Nattily attired in a floral print shirt and white linen slacks after his team's 19-6 victory, quarterback Randall Cunningham of the Philadelphia Eagles looked as if he had stepped out of the pages of Gentleman's Quarterly or perhaps onto the set of television's "Miami Vice."
The operative word is cool, a quality that paid dividends for the Eagles when Cunningham managed to take it from the locker room onto the playing field. Even after his team's upset victory, when most of the Philadelphia players were engaged in all sorts of merry-making, Cunningham appeared almost staid.
"I was so happy that I almost started crying," he said in a monotone. "The thing is, though, you gotta be calm. When you're calm things are okay. I played nervous in my first game; that was my problem."
A sudden replacement for 12-year veteran Ron Jaworski last week against the Los Angeles Rams, the understandably jittery rookie from Nevada-Las Vegas completed 15 of 41 passes and was intercepted four times in a 17-6 loss.
He did run 11 times for 94 yards, but on many of those carries he was scrambling for his life. Against Washington, however, he took what should have been a trump card for the Redskins -- their defensive pressure -- and literally ran away with the game.
"He made things a little, no, a lot difficult for us," said defensive end Dexter Manley. "He makes some big plays. When you've got a quarterback that can run like that, you have to cut your rushes and keep your containment going. You're doing things that you don't normally do."
But Manley and the other defensive linemen got no sympathy from the Redskins' defensive backs, who were in a quandary of their own.
"Anything can happen when you're playing against a guy like that," said cornerback Vernon Dean. "A lot of times we were man for man and you can't leave the receiver to get the quarterback until he crosses the line of scrimmage. But we're moving 20-30 yards downfield. How are we gonna tell if he did cross the line?"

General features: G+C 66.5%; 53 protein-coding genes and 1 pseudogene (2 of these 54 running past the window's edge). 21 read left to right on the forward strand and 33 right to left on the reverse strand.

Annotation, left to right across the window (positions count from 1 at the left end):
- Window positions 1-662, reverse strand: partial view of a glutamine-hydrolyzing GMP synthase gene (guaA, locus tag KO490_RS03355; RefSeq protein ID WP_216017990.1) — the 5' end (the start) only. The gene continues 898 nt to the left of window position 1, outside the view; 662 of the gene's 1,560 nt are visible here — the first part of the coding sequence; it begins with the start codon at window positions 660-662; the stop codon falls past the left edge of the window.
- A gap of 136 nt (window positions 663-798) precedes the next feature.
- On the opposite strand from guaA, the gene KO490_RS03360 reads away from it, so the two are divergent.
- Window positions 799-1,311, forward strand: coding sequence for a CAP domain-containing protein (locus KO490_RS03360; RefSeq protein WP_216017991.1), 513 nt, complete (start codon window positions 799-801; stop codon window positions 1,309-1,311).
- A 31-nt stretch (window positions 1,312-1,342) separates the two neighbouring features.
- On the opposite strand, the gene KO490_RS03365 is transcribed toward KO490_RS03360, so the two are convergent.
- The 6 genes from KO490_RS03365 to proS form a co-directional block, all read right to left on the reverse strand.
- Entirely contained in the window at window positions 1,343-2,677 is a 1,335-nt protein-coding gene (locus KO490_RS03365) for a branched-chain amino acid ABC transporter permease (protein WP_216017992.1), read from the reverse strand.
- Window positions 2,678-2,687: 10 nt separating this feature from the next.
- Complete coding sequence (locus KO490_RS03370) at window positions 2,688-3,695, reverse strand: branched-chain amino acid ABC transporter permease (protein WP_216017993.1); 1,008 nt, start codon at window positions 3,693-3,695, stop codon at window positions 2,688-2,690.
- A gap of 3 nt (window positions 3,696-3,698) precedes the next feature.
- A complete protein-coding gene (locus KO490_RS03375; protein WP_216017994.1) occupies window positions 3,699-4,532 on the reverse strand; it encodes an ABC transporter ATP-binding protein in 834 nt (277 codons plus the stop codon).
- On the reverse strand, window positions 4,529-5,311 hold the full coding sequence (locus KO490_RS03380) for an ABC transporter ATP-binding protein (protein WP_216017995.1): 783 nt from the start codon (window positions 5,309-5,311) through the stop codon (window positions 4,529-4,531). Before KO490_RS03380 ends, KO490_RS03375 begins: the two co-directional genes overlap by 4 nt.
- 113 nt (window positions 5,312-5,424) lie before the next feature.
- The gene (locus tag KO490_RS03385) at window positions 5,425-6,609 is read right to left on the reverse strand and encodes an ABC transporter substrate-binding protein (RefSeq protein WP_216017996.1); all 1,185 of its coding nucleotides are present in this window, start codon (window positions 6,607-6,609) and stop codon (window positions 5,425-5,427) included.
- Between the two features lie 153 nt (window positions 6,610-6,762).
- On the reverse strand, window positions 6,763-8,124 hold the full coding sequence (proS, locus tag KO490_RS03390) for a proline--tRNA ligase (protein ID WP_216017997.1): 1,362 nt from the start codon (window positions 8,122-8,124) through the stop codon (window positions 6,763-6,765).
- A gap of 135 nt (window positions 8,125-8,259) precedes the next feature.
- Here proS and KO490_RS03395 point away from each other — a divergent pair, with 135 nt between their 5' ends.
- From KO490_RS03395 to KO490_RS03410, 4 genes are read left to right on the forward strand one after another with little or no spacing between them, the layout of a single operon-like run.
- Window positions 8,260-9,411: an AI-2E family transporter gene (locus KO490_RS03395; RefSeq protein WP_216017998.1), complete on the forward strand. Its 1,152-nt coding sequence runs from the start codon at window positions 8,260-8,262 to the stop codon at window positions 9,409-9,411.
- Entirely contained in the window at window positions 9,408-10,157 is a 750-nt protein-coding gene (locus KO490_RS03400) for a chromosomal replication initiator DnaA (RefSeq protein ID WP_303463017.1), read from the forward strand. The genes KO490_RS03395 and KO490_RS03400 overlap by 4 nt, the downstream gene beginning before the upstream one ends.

Cunningham ran eight times for 60 yards, 37 of them coming on a second-quarter scramble. Although the play didn't lead to a touchdown, it was important in that, as Manley said, the Redskins had to play things that much closer to the vest. "He had control of the game then," Manley said.
"I relaxed more, too, and I could sit back in the pocket," Cunningham said. "I had always planned on doing that. In the second half I didn't need to run."
In the final 30 minutes, he completed four of six passes for 107 yards (for the game he was eight of 15 for 187 yards with one interception). The longest of those completions was a 69-yarder to Mike Quick on third and six from the five.
The biggest one, though, was a 17-yard pass to Earnest Jackson, good for the Eagles' first touchdown this season. The play came, naturally, on a scramble and, according to Cunningham, because of cool.
"I was supposed to roll out to the right, but when I got there I saw Manley and (Dave) Butz and those guys there and I said, 'No, this isn't the right way to go,' so I scrambled back over to the left. I was going to run the ball but I saw the little fellow and I decided to throw it to him instead."
A short time later, Cunningham almost completed his second NFL touchdown pass but tight end John Spagnola dropped the ball near the goal line. Before the game Spagnola had disparaged the change in quarterbacks.
Afterward, Spagnola said: "Within the last week, Randall's grown up an awful lot. He showed me something today, especially against a team we've had trouble with.
"We all knew that Randall was the quarterback of the future; we just didn't know that the future was this soon."
Even Cunningham admitted that he was taken aback by the changeover: "It was tough for both Ron and me. Here's this 12-year veteran who comes out fired up every day. One day he doesn't have his job and it's not fun anymore. It hurt me inside the way it happened. I didn't earn the job; his position was given to me."
Cunningham knows he'll have to work to keep it.
"I'm working hard," he said. "After practice every day when everyone else has gone home I have meetings with the coaches."
When he does finally get to leave, he does it with style -- and cool, behind the wheel of a Porsche 944.